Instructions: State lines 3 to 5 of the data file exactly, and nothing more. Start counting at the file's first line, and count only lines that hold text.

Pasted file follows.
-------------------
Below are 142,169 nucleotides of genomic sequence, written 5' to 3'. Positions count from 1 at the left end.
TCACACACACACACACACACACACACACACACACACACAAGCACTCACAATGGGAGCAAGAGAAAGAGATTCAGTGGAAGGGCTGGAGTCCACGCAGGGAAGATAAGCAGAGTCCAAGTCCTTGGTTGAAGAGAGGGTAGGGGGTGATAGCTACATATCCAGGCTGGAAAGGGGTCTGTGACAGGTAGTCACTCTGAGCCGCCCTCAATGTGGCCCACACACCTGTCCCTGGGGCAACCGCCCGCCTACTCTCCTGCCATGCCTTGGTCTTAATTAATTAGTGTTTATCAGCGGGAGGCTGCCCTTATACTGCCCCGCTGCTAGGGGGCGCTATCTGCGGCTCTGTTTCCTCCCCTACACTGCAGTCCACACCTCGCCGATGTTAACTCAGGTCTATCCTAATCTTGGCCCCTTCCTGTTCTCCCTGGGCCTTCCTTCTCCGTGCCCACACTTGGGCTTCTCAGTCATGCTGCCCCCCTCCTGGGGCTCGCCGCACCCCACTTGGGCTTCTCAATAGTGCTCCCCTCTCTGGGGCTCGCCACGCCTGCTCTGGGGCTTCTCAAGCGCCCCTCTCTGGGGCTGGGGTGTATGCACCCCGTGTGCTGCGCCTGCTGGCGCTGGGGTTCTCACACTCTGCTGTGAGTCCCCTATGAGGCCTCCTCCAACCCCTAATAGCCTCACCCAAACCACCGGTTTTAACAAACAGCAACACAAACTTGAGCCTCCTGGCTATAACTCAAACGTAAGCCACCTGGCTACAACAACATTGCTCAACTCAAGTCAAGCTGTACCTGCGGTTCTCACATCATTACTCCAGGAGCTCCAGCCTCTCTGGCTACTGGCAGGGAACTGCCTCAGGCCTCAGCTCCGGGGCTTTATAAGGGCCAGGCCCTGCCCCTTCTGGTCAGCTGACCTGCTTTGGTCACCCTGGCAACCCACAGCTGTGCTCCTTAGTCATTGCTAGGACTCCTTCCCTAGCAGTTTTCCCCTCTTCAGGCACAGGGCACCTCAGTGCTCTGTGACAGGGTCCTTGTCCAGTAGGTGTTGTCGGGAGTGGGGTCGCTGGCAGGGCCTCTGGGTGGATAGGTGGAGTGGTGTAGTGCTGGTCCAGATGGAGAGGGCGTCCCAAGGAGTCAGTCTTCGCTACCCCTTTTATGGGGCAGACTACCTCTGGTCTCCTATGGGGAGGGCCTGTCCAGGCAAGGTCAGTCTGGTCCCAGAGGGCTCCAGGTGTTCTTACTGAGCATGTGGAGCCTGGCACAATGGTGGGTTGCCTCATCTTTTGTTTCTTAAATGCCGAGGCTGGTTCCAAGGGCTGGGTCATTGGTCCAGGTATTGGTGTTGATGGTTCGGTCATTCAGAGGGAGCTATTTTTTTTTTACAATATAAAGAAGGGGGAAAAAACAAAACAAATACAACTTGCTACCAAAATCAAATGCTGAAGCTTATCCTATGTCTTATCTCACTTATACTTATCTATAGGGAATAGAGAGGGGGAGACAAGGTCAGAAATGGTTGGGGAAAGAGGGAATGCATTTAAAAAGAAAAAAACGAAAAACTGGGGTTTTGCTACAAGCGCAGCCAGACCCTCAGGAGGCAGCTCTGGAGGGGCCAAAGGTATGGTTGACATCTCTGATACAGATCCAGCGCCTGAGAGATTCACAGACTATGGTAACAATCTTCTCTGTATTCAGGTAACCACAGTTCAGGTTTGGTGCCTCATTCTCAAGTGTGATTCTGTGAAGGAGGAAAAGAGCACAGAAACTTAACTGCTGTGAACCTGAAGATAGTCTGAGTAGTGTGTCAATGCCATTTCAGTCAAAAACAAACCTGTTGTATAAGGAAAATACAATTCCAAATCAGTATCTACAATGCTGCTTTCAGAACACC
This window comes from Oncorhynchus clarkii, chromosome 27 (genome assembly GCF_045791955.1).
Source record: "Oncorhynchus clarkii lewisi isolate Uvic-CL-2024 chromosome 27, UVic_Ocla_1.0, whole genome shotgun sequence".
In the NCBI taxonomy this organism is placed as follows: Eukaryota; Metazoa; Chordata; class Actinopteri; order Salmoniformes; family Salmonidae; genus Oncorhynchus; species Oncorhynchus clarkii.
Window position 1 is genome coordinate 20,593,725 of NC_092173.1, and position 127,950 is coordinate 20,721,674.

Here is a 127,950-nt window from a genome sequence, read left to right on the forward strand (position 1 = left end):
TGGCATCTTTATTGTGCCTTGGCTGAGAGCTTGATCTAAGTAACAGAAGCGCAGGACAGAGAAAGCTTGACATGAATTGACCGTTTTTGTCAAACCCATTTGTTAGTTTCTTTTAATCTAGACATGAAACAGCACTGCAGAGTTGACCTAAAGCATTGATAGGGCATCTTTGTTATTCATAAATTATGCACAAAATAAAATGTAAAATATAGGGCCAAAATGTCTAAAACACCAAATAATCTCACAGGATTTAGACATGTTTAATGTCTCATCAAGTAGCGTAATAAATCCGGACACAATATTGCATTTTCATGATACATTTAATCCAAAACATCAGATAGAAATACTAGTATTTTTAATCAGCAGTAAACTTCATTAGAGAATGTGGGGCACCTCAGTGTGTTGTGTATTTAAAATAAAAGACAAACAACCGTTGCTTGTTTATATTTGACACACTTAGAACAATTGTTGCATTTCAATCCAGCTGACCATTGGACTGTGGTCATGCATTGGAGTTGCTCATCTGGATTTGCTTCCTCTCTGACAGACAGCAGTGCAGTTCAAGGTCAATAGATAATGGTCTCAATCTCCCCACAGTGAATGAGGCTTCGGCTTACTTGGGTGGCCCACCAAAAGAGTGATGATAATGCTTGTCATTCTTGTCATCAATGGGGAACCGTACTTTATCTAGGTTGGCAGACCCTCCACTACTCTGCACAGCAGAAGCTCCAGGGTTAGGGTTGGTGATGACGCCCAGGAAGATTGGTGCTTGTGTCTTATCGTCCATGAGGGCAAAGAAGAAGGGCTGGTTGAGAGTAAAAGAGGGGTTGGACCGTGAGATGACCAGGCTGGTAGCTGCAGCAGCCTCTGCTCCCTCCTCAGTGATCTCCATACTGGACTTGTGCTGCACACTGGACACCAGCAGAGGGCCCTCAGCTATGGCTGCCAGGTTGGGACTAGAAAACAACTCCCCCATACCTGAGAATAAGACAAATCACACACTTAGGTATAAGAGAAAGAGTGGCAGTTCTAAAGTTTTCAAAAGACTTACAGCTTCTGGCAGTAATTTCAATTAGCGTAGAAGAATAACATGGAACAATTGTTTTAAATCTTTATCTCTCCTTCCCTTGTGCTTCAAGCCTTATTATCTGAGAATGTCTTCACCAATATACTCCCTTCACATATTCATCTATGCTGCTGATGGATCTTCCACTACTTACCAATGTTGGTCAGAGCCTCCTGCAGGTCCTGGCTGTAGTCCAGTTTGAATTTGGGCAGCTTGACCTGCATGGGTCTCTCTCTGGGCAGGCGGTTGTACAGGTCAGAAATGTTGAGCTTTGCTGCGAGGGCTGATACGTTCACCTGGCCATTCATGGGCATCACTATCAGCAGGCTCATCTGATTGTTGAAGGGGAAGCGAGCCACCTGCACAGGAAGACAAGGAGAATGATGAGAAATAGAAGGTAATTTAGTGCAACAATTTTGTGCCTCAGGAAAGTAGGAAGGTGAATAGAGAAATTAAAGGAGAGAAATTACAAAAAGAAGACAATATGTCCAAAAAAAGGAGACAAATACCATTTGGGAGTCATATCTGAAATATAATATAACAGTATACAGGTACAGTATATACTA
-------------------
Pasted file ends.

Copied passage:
This window comes from Oncorhynchus clarkii, chromosome 27 (genome assembly GCF_045791955.1).
Source record: "Oncorhynchus clarkii lewisi isolate Uvic-CL-2024 chromosome 27, UVic_Ocla_1.0, whole genome shotgun sequence".
In the NCBI taxonomy this organism is placed as follows: Eukaryota; Metazoa; Chordata; class Actinopteri; order Salmoniformes; family Salmonidae; genus Oncorhynchus; species Oncorhynchus clarkii.